In this way: there is a feeling that the practice that I complain of is somewhat general. One of the guardians said it was a matter of custom, and that it was generally done by most of the relieving officers throughout the metropolis; and I want to say that if that is so the Lunacy Commissioners ought to inquire what the effect of a system of this kind is of causing the owners of private asylums to induce officers to transfer lunatics for profit to these private asylums, whether they are kept longer than they need be, after being cured, instead of being handed over to their relatives. It seems to me that if the Lunacy Commissioners make inquiry they will find that the effect of this system is such as I have described. Whether that is so or not is not to be determined at this moment; but I believe that nearly everyone is dissatisfied with the present method of certification, although there is no feeling against the certifying officers. It is the belief that those things are more general than is supposed, and the attention of the Lunacy Commissioners should be directed to an inquiry as to whether the system does not extend to other branches of the administration of the Lunacy laws. I respectfully request the Attorney General to ask the Lunacy Commissioners to make special investigation in this case to see whether, to any extent, this practice has permeated other branches of the Department, and whether it is the case that lunatics are retained in private asylums when to the profit of the ratepayers and to the advantage of the lunatics themselves and their friends, they should be discharged. I shall be only too pleased to place the whole of the facts in the hands of the Attorney General, but I should prefer that he should ask one of the Lunacy Commissioners to see whether these have any bearing on the administration of the Lunacy Laws generally. If he does that I know he will do everything in his power to satisfy public opinion that, in so far as the Lunacy Commissioners are concerned, they do not countenance anything of the kind.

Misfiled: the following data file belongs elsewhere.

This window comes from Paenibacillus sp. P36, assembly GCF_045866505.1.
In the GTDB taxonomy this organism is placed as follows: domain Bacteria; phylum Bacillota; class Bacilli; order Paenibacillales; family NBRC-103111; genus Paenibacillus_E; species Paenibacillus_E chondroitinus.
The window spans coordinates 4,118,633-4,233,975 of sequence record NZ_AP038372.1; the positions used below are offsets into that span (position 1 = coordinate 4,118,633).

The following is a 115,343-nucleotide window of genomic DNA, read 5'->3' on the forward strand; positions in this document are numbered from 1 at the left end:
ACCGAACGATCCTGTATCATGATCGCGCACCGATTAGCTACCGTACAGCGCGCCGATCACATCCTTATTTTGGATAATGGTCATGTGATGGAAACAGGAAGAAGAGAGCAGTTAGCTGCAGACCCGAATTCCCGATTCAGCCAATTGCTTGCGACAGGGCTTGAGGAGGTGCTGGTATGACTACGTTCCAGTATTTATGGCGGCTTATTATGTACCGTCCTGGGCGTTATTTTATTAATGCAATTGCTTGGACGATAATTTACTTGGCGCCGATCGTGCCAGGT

There is no doubt whatever that the circumstances of the case to which the hon. Member has called attention in the statement he has brought before the Committee are of a very serious character. If the facts are correctly reported to the hon. Member, they disclose an offence of a very serious kind committed not only by the relieving officers, but by those who are alleged to have bribed them. I hope the hon. Gentleman is mistaken in supposing that the practice is common. It would be a very serious matter indeed if so scandalous a thing should be at all general as that officers should be bribed by the owners of private lunatic asylums for the purpose of sending lunatics to these asylums rather than sending them to public lunatic asylums, where they would be better treated. Of course, the Lunacy Commissioners cannot be for one moment suspected of looking with anything but the utmost disfavour on a practice of the kind referred to by the hon. Member. I can only assure the hon. Member that we shall exercise the greatest care in investigating the managements of these establishments where such practices have prevailed, and in any case which is brought to our notice we shall act with the utmost vigour.